Was The Catholic Church throughout history as Anti-Science as the mainstream media claims to be?

I can chime in from philosophical point of view, if that's allowed on this sub.

First of all, religion and science are not fixed ethernal concepts, that have run in paralel throughout history and have been fighting for dominance. They are both highly flexible systems, often merged into one, incorporating new findings to previous knowledge (yes, including Christianity). In fact, modern understanding of science appeared in age of enlightenment in 17th century, and we have quite a road ahead with Christianity until we reach Descartes and Bacon.

Christian religion in it's early stages followed Platonism as a continuation of antient world conflict between Platonism and Aristotelianism. Here is a nice short sumary from university of Idaho. This is essential for understanding 'leitmotif' of human approach to epistemology (theory of knowledge) through milenia and is valid even in our time, when we have dominance of Aristotelianism.

Christianity in it's early stages continued tradition of Platonism, or specifically neo-platonism from 3rd century AD. It's represented by greek philosopher Plotinos(204-270), who added several new concepts, that mixed very well with Christianity. Most notably some new mysticism like "extcasy" (yes, the drug is named after this). Extcasy is the idea that "highest knowledge" can only be experienced or lived or seen, there's not even word for it, but can't be "known" in the traditional sense. The most understandable explanation I received at my University was "Imagine wanting to understand what's orgasm by talking about it a lot, but never experiencing one." This is of course our university professor explaining it, and not historical explanation, but it kinda works. We even joked that's maybe the reason why some religious statues look like they are at the edge of pleasure. Imagine being an artist trying to capture something like extcasy.

Another important neoplatonic invention is "The One", which is the collection of all platonic ideals. For Christianity, this was simply God.

I hope we are starting to see paralels and continuation of ancient "science" in early Christianity. It goes so deep that Nietzsche called Christianity "platonism for the masses". But maybe let's leave Nietzsche out of this.

So for Christianity, it wasn't, at least at first, about forbiding some form of scientific knowledge, and enforcing religiosity. For medieval times, those haven't even been separate approaches. They simply believed that by "getting closer to god", you are closer to understanding the true nature of everything, because he encompasses all ideals into one. They deemed their "neo-platonic" way superior. The whole first stage of Christian thinking, Patristic period, is fueled by these platonic ideas, and scientific research is actually rooted in theology. Augustine of Hippo (354 - 450) is one of more well known philosophers of this era. Im epistemology, he used an idea of illumination, where god iluminates rational mind with knowledge.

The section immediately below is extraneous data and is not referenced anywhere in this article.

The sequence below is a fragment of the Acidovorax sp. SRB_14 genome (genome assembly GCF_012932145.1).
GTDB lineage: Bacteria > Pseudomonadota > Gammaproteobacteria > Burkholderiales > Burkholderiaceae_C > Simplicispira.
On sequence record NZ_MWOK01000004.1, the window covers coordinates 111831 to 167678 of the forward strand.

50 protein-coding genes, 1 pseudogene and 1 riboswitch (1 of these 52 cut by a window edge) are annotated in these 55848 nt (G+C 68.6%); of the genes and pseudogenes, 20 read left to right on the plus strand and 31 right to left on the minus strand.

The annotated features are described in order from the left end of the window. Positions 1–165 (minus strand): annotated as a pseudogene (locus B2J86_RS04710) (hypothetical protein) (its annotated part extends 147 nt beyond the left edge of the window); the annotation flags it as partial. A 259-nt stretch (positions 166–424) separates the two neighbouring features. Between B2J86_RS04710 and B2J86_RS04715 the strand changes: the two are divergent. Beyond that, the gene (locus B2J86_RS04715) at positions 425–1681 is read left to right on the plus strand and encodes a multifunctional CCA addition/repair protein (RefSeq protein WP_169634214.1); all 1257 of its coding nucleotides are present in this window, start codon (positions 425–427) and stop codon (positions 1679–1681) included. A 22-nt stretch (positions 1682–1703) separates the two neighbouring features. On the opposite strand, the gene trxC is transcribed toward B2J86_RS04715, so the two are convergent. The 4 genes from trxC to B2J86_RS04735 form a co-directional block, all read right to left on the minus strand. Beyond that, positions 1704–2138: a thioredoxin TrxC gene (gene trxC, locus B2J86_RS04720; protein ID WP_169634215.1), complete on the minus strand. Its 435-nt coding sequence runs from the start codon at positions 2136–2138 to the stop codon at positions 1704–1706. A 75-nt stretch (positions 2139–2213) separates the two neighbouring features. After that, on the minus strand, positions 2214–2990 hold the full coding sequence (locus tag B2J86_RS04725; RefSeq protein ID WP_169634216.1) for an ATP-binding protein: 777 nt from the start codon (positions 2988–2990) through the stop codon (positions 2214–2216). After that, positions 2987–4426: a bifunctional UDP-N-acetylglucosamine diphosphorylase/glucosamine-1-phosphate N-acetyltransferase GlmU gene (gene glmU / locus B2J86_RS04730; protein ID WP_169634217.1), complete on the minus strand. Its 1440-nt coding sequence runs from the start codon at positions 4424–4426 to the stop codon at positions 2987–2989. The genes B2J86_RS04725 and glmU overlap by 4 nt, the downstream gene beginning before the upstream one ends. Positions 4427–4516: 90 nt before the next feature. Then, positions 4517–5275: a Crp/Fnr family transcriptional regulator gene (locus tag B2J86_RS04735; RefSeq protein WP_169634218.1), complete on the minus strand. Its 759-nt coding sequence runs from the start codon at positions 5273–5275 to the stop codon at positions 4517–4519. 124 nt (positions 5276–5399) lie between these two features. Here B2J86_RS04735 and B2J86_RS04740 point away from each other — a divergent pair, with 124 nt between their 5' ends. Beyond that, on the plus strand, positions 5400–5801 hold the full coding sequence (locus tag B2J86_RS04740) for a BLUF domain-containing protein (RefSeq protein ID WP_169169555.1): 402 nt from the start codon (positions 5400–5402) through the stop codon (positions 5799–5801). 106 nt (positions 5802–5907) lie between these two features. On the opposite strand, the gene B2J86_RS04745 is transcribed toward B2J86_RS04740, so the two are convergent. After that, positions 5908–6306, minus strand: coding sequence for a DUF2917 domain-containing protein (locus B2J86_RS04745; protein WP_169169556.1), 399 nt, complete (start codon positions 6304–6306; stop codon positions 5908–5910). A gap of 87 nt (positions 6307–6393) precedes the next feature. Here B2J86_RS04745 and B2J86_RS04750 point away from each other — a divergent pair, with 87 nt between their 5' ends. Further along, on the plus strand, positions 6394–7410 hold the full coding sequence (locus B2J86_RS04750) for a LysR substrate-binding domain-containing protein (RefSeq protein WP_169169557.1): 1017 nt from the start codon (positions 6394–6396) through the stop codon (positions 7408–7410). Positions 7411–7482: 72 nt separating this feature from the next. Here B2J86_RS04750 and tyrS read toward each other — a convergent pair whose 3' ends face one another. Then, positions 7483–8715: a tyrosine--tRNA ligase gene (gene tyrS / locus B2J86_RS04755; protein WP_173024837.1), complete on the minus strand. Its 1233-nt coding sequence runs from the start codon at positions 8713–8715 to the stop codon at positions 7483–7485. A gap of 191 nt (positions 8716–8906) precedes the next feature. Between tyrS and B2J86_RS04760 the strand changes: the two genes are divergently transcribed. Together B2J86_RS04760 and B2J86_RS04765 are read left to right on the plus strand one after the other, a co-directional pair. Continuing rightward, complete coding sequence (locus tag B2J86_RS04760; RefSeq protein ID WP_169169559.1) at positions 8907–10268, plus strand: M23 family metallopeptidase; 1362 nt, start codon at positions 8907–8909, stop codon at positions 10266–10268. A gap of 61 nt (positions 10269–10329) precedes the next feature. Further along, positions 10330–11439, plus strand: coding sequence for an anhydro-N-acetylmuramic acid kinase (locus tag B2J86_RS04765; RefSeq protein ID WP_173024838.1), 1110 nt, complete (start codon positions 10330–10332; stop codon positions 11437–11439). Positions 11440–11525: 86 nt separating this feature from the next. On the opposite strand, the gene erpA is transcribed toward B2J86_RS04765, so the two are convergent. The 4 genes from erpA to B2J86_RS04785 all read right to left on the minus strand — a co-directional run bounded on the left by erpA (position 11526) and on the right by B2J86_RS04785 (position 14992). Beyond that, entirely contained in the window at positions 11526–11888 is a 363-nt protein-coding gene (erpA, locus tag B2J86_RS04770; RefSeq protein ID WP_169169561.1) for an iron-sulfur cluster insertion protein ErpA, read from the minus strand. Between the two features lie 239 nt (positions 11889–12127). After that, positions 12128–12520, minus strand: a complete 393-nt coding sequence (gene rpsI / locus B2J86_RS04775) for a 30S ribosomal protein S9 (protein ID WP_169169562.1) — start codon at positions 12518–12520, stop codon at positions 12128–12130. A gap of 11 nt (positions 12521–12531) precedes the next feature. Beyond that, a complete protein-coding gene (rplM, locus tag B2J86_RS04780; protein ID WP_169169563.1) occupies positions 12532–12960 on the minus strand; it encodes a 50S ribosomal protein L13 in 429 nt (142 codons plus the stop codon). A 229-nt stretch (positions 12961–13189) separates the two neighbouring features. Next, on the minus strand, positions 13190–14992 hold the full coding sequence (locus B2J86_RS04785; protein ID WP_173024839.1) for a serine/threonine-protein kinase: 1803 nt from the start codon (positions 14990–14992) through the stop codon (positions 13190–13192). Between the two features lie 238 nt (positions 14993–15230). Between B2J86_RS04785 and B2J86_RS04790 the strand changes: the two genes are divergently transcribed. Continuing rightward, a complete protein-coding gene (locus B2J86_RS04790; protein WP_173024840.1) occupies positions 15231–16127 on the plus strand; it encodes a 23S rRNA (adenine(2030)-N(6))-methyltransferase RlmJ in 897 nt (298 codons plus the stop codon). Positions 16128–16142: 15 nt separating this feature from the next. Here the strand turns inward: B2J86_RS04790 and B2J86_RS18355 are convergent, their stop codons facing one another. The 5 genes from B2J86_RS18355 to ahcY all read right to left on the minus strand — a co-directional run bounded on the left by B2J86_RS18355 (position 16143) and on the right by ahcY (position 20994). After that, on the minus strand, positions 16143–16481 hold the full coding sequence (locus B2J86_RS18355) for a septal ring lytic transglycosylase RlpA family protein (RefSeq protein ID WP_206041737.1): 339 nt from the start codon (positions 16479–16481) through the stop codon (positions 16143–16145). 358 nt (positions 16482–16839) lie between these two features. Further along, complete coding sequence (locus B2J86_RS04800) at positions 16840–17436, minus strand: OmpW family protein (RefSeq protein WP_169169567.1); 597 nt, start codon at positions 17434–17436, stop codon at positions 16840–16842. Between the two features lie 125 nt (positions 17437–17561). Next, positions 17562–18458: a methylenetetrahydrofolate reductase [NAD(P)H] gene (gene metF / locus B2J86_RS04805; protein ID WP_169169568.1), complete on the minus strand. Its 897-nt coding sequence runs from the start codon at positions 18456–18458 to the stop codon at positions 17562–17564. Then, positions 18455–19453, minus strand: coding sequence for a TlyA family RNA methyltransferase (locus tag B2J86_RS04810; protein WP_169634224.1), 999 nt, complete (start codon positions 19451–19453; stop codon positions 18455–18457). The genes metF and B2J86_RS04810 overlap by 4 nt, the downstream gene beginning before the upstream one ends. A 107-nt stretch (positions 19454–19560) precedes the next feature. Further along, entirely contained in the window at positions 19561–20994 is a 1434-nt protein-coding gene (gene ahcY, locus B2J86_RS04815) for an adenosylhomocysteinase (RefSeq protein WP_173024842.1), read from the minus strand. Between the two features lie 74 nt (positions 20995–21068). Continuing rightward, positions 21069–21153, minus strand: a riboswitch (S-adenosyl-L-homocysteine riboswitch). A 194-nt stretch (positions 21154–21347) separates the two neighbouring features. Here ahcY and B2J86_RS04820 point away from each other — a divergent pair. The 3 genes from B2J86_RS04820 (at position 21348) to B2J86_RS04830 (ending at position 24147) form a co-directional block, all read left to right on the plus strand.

Then came Thomas Aquinas (1225-1274). Long story short, Aristotle is back. The biggest novelty is that humans can study nature even without divine intervention, and understand a lot of things on their own, as they are made to be that way. His whole epistemology brought in a new wave of thinking, that bears a signs of very early scientific approach, but with a strong influence of church. This led to interesting novelties, like trying to find the proof of God's existence. By logic. Aristotelian logic. Unimaginable with early christians.

For example William Occam (1287-1347), best known for his razor, was practically setting a pillar for scientific method by preferring logical rules for validating multiple hypotheses, not divine ones.

Then came Renaissance, they liked Plato again, but since we're talking about medieval times, that's another topic.

Whole idea that science was suppressed is inherently flawed, as humans always strived for more knowledge, only methods and rationalization of methods have been changing. On the beck of any philosophical rationalisations, there have been constant technological evolution. Best seen in art of war or architecture. In medieval times, science and theology and philosophy haven't been even really separated. Even Newton thought of his highly scientific method as natural philosophy. That's our projection from modern times. "What if" they used some other method for acquiring knowledge in 8th century is such an abstract alternate history thought experiment, that it's unanswerable.

Sory for not providong sources, I don't have them in english language and in my native language are of no use here. If anyone is interested in more, in philosophy we go directly to original philosophers, so read works of those I mentioned. If you want nice quick book that introduced whole philosophy, including medieval ones, in managable form, Gaarder: Sophie's world is usually recommended as an entry point for learning philosophy. It's half fiction book, half retold Bertrand Russell.

/r/AskHistorians Thread